I just read a very interesting article in Popular Science about repo trucks and their new auto-scanning license plate cameras.
The cameras are mounted on all four corners of their trucks, as as they drive around they automatically scan any license plate number that comes into vision and compares it with an online database of 1.8 billion other scans. (Even though there a quarter of a billion cars in total in the U.S., vehicles are often scanned up to a dozen times or more.) A single truck can scan as many as 8,000 plates in one day.
If he gets a hit, a notification comes up on the repo driver's screen telling him the vehicle is past due. Otherwise, the data gets saved and sent back to the database along with the license plate number, GPS coordinates of the scan, and a time stamp. Using this data, repo firms can build profiles predicting a driver's home address, workplace, favorite restaurant, gym, etc. The system was so effective firms started hiring "scouts" to drive around with a $23,000 camera suite just to suck up license plates all day.
These databases came online for use by any paying customer (usually repo firms) in the early 2000s, and by 2009 repos were purchasing their own camera systems to be installed on trucks. It's safe to assume law enforcement has been playing this game even earlier, and possibly have special access to other license plate databases.
My question is, what would be the most discreet way to defend against such blatant data-mining attacks? I don't mind answering questions to LE, but like most of the equipment and tools I own that some would consider "iffy" (even if they're just ignorant of the law), I'd rather avoid unnecessary attention to it if I can. If the final thing could look like a bedazzled license-plate frame that would be great.
I own my car in full and don't have any debt, but the data-capture is indiscriminate. Nobody knows how these databases are secured, who has access, or if there are backdoors installed.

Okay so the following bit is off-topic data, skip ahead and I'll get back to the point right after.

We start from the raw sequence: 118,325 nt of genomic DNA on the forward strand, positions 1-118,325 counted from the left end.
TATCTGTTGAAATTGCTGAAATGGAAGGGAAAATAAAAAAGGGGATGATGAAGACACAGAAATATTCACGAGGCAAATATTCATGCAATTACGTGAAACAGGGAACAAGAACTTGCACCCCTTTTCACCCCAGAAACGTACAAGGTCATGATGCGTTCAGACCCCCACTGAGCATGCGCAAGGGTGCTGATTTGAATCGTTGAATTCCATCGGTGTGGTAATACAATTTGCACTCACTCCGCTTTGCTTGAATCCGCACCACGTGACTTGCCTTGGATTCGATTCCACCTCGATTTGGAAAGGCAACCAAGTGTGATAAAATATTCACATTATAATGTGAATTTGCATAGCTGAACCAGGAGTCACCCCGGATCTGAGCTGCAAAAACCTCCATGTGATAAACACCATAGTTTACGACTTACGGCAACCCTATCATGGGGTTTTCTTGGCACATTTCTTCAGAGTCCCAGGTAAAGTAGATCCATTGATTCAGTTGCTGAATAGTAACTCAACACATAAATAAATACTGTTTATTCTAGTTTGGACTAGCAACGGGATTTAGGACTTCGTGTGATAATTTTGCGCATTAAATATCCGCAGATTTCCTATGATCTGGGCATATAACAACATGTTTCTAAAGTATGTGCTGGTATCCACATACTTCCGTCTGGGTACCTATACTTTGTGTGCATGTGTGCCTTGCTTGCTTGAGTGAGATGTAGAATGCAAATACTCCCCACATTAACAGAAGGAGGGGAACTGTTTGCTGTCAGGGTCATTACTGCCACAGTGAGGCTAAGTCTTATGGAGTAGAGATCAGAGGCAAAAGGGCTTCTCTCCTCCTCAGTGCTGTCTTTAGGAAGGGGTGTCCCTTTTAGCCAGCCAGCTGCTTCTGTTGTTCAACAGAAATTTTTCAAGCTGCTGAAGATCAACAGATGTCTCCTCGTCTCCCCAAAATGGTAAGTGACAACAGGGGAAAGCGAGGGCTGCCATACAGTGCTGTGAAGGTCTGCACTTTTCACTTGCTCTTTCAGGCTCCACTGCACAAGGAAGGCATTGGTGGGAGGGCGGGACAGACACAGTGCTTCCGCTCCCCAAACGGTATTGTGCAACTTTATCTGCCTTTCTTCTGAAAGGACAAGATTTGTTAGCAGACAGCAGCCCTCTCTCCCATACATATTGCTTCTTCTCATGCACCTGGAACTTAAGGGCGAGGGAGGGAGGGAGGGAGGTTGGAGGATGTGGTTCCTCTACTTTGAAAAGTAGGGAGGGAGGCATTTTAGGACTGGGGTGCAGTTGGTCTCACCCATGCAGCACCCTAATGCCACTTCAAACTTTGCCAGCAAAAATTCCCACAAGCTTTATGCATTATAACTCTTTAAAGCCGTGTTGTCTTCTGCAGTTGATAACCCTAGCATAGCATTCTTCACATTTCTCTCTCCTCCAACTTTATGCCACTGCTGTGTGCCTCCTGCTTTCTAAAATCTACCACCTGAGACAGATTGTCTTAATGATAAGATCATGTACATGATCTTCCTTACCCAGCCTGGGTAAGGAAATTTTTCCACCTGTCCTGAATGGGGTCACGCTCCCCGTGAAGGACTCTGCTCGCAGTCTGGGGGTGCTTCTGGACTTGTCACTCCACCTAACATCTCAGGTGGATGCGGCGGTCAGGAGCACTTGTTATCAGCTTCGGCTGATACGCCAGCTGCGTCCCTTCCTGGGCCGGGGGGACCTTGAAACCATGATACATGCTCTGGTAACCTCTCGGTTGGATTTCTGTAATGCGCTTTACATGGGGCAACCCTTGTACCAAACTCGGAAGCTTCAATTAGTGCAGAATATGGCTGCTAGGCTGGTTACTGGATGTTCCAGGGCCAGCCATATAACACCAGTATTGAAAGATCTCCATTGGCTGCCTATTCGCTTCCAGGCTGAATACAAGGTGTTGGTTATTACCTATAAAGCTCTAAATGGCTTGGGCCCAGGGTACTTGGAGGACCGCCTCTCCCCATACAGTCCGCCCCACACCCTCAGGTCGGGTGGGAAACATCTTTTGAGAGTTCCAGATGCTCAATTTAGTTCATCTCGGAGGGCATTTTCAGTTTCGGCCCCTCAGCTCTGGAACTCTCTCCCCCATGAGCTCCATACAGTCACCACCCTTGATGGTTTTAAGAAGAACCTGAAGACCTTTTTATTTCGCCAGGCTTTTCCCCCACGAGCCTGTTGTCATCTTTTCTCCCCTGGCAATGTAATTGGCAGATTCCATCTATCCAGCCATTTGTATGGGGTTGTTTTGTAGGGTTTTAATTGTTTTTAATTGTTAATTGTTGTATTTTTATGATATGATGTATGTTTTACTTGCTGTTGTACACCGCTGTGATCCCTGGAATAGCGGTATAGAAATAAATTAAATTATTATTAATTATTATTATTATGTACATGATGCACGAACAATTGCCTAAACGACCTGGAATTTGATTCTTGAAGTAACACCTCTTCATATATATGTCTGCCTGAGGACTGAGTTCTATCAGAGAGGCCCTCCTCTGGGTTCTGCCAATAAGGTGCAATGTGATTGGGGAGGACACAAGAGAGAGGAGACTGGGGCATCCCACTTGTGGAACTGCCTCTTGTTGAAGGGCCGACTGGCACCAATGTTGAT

I'd rather just "opt-out".
I'm wondering the cleanest way to non-confrontationally "mask" my plate to such scans. The cameras they show in the pictures use IR lights (usually for night vision), so I'm wondering if a sufficiently bright IR light near my license plate would obscure the camera from reading all the numbers?
IR light would mean it wouldn't be visible to the human eye, and if the camera couldn't get a read, it would just give up. Cameras collect data in frames, sending them to a processing unit that analyzes each frame looking for a recognizable pattern — like a license plate — so every frame that doesn't contain one is technically a "failed scan".
Is it possible to have a light bright enough? I would need a prototype and a camera that picks up IR to test it, so I was wondering if anybody else has more understanding or experience with this already?
Also, any alternative ideas to defend against this are welcome.
Edit: So, I've done some more research, and found this. He describes blocking a surveillance cam from watching your face by building the LEDs around some glasses and a hat. Like he mentions with this "super-bright LEDs" method, you will highlight yourself to the camera but it will not make out the features of your face. Since this is computer vision we're talking about and not a security guard watching the screen, this is not an issue for my project.
I think the next step is to order a roll of IR LEDs, see if they work with my webcam or camera, and test arrangements on a license plate.
Like someone commented much earlier, you can still get scanned while parked unless you wired them to stay on, in which case you're dealing with car battery drain problems. I probably won't go that far with this project. It's sunny >300 days a year here, so my first thought for that was a roof-mounted solar panel. :-)
Edit 2015-01-21: EFF: What You Can Learn from Oakland's Raw ALPR Data